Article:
I’ve always been fascinated by artists employing humor in times of crisis. Surrealists and Dadaists, for instance, turned to absurdist humor during the war and postwar years; their creative audacity helped us to recognize collective trauma and inertia. At the start of the pandemic last year, following a major cultural mood swing, many artists and performers had to ask themselves whether the use of humor was still appropriate.
I watched artist Ana Prvački boldly facing our shared fear with a trilogy of video works (which was presented virtually as part of the 2020 Gwangju Biennale) just as COVID-19 began to grip the globe and the death toll was rising. Prvački released three wry videos over the course of several months, offering coping strategies for our bleak and awkward new social reality. Titled Multimask, Energetic Tickle, and The Splash Zone, they are poetic ruminations on anxiety and wellness.
A conceptual and performance artist, Prvački was born in Serbia and raised in Singapore. After living in Spain and the US, she currently works from Berlin, Germany. She is innately connected to Eastern European avant-garde history, including Fluxus and conceptual performance (she occasionally collaborates with Marina Abramovic’). Most of Prvacˇki’s work confronts behavioral conventions, such as social and gender etiquette, and proposes ways to improve mental, emotional, and physical wellbeing. She researches these topics with utmost seriousness but delivers her findings with a twinkle in her eye, and sometimes tongue in cheek. Her background in theater, music, and architecture, as well as beekeeping and traditional masked acting, brings a singular edge to Prvački’s practice; her humor is subtle, even elusive, and is often laced with the erotic.
Prvački’s Pandemic Trilogy takes us into a near future. Balancing sincerity and absurdity, she uses the sonorous inflections of her speaking voice and meticulously calibrated expressions of her eyes to guide us: “You do not need to look human, just friendly.” Multimask, the first in the trilogy (released in May 2020), employs 3-D rendering for an all-over face mask that, in Prvački’s words, “reimagines quarantine and isolation as a time for renewal, personal growth, consciousness, and beauty while providing a safe way to interact with others in a social environment.” The emoji-like face with beady eyes provides an experience of slight sensory deprivation—because how much more input can we bear?—and encourages internal reflection and self-study. The video operates between a public service announcement, an infomercial, and a beauty tutorial, and is so convincing that a number of people thought the mask was an actual product that could be ordered online.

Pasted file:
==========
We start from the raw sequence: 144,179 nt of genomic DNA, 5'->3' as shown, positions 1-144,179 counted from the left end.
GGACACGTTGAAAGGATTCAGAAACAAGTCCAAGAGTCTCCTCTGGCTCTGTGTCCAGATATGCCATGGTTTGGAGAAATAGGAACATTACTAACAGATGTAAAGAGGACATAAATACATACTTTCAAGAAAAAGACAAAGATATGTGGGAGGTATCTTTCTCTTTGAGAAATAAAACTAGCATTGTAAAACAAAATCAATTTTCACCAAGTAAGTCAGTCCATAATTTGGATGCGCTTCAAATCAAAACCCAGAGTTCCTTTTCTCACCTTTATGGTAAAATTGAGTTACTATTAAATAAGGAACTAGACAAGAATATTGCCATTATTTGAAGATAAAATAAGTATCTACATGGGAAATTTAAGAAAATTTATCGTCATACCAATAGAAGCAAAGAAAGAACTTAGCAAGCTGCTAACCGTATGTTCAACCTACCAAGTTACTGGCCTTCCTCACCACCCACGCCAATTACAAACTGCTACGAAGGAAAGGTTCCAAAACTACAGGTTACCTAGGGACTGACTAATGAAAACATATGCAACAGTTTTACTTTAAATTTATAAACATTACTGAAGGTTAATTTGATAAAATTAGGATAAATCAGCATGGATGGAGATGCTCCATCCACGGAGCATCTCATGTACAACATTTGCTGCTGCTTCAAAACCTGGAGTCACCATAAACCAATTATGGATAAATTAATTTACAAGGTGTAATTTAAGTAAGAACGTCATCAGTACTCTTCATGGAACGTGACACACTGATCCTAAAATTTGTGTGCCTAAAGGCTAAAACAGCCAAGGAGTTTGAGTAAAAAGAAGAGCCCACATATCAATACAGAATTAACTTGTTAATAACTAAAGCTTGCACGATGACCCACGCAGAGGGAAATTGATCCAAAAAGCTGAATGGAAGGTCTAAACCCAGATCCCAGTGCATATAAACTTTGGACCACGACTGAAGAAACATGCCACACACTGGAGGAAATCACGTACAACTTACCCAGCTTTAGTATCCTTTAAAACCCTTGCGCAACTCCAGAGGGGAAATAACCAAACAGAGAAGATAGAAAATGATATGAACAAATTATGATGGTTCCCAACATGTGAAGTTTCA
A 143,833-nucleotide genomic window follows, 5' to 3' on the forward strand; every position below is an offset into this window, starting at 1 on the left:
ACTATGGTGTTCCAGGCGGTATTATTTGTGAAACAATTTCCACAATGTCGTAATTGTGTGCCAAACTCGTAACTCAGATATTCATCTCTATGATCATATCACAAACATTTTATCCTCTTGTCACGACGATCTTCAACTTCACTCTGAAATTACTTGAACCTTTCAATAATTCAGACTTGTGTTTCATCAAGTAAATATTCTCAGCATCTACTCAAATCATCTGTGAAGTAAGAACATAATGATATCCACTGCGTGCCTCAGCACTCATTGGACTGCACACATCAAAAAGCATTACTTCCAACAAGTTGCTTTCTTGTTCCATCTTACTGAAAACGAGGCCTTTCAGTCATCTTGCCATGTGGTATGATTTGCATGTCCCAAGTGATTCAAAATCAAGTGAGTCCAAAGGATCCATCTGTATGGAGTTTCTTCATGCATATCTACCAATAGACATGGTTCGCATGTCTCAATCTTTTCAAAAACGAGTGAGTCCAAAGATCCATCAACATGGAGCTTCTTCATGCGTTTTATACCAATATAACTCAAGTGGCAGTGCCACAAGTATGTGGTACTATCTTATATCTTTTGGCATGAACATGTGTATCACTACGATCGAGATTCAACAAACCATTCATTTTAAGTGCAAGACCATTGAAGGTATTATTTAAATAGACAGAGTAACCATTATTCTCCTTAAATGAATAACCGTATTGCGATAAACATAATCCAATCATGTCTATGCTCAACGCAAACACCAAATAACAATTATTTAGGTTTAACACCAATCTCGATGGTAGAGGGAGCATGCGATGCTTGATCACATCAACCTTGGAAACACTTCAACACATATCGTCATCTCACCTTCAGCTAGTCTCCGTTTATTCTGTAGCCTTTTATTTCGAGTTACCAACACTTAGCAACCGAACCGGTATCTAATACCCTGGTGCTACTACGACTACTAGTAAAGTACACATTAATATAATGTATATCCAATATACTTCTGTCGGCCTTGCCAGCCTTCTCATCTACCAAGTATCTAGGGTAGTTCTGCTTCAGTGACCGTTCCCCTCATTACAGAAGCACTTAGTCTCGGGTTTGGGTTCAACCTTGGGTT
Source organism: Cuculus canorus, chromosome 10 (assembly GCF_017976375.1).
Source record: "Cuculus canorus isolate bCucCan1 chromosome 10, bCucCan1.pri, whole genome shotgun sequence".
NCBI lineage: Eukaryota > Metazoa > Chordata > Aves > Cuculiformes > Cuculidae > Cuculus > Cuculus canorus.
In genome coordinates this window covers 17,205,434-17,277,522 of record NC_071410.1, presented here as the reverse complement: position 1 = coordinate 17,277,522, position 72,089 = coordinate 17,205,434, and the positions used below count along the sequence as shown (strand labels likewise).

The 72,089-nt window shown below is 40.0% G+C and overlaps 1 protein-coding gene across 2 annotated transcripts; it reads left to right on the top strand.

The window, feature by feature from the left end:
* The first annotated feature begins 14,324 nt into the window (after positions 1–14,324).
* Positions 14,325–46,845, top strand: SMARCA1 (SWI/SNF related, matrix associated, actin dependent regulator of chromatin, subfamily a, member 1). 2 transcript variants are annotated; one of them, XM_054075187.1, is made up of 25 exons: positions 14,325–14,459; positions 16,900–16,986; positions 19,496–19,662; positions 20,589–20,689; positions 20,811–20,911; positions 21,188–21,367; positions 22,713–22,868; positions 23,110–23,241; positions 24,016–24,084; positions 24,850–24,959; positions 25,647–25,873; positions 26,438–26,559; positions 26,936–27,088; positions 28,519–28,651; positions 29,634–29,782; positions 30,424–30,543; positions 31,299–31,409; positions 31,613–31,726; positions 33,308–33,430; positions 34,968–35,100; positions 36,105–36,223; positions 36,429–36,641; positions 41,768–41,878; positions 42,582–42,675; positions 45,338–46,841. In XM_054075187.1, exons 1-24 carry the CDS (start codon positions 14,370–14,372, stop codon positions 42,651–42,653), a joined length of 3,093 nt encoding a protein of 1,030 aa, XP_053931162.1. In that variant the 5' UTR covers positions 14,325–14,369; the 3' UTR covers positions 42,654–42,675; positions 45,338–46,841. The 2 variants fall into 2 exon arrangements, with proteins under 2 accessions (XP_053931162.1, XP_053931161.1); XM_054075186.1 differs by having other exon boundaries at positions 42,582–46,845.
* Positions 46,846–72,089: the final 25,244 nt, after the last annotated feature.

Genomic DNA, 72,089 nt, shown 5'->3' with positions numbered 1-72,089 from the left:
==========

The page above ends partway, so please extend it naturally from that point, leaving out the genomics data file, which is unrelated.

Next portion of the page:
For many of us who are not essential workers, the lockdown has brought a sense of isolation and a hyperawareness of our inner lives. For Prvački, our current collective anxiety sharpened her work’s focus on enduring social concerns. In a prescient performance from 2007, titled At the Tips of Your Fingertips, the artist methodically, and enthusiastically, cleaned one-dollar bills with what she called “money-laundering wet wipes.” A witty nod to the germ-ridden symbol of capitalist interconnectivity, this work sailed to the top of my mind as soon as the pandemic hit.
In Energetic Tickle, the trilogy’s second video, Prvački instructs the viewer on how to overcome the “energetic, emotional, and physiological implications” of social distancing. To the sound of an accordion, Prvacˇki calmly enacts a new way of greeting our fellow humans with the help of sensed energy flowing from and to the fingertips. Choreographed like a dance, the work puts non-touch to the test: Can it indeed reach us and titillate?
The Splash Zone, the final work in the trilogy, is a poetic vignette that imagines a future, unexplained climate event. Prvački enacts a personal encounter, merging outer and inner life within “a space of both creativity and anxiety, analog and digital,” referred to by the artist as “the supralittoral zone.” Concerned with spiritual more than physical care, this piece poses the idea of humans having a porous relationship with water, our survival requiring an entirely transformed collective experience.
Might the heightening of the provocative and the absurd be a way out of our worrying minds? Can art’s liminal space—and in Prvački’s case, somatic space—be not an escape route but a proposed, valid solution during times of darkness and social duress? In her Pandemic Trilogy, Prvački meets us, much like a benevolent extraterrestrial, with cheery yet grave euphemisms to remind us that we have gone astray.